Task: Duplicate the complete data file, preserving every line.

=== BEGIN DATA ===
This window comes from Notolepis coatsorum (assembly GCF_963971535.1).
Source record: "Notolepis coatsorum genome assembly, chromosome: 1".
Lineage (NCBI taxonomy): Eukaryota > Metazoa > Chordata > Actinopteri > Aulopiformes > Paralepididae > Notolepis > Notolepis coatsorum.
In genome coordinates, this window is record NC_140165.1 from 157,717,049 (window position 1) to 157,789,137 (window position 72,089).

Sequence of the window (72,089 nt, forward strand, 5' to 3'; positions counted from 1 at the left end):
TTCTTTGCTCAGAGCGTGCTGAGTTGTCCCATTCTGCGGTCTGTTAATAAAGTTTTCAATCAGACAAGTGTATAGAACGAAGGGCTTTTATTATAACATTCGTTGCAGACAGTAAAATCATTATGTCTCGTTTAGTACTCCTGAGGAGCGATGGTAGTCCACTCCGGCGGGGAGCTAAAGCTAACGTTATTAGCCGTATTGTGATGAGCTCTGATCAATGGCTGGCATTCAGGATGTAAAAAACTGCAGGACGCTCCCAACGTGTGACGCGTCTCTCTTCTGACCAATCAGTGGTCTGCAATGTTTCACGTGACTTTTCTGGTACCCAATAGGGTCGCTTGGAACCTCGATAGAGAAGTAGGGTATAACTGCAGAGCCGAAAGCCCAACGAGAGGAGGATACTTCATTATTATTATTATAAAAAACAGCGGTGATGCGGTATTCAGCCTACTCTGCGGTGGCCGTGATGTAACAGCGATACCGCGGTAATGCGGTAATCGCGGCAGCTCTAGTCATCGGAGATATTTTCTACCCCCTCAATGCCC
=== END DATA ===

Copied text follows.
This window comes from Notolepis coatsorum (assembly GCF_963971535.1).
Source record: "Notolepis coatsorum genome assembly, chromosome: 1".
Lineage (NCBI taxonomy): Eukaryota > Metazoa > Chordata > Actinopteri > Aulopiformes > Paralepididae > Notolepis > Notolepis coatsorum.
In genome coordinates, this window is record NC_140165.1 from 157,717,049 (window position 1) to 157,789,137 (window position 72,089).

Sequence of the window (72,089 nt, forward strand, 5' to 3'; positions counted from 1 at the left end):
TTCTTTGCTCAGAGCGTGCTGAGTTGTCCCATTCTGCGGTCTGTTAATAAAGTTTTCAATCAGACAAGTGTATAGAACGAAGGGCTTTTATTATAACATTCGTTGCAGACAGTAAAATCATTATGTCTCGTTTAGTACTCCTGAGGAGCGATGGTAGTCCACTCCGGCGGGGAGCTAAAGCTAACGTTATTAGCCGTATTGTGATGAGCTCTGATCAATGGCTGGCATTCAGGATGTAAAAAACTGCAGGACGCTCCCAACGTGTGACGCGTCTCTCTTCTGACCAATCAGTGGTCTGCAATGTTTCACGTGACTTTTCTGGTACCCAATAGGGTCGCTTGGAACCTCGATAGAGAAGTAGGGTATAACTGCAGAGCCGAAAGCCCAACGAGAGGAGGATACTTCATTATTATTATTATAAAAAACAGCGGTGATGCGGTATTCAGCCTACTCTGCGGTGGCCGTGATGTAACAGCGATACCGCGGTAATGCGGTAATCGCGGCAGCTCTAGTCATCGGAGATATTTTCTACCCCCTCAATGCCC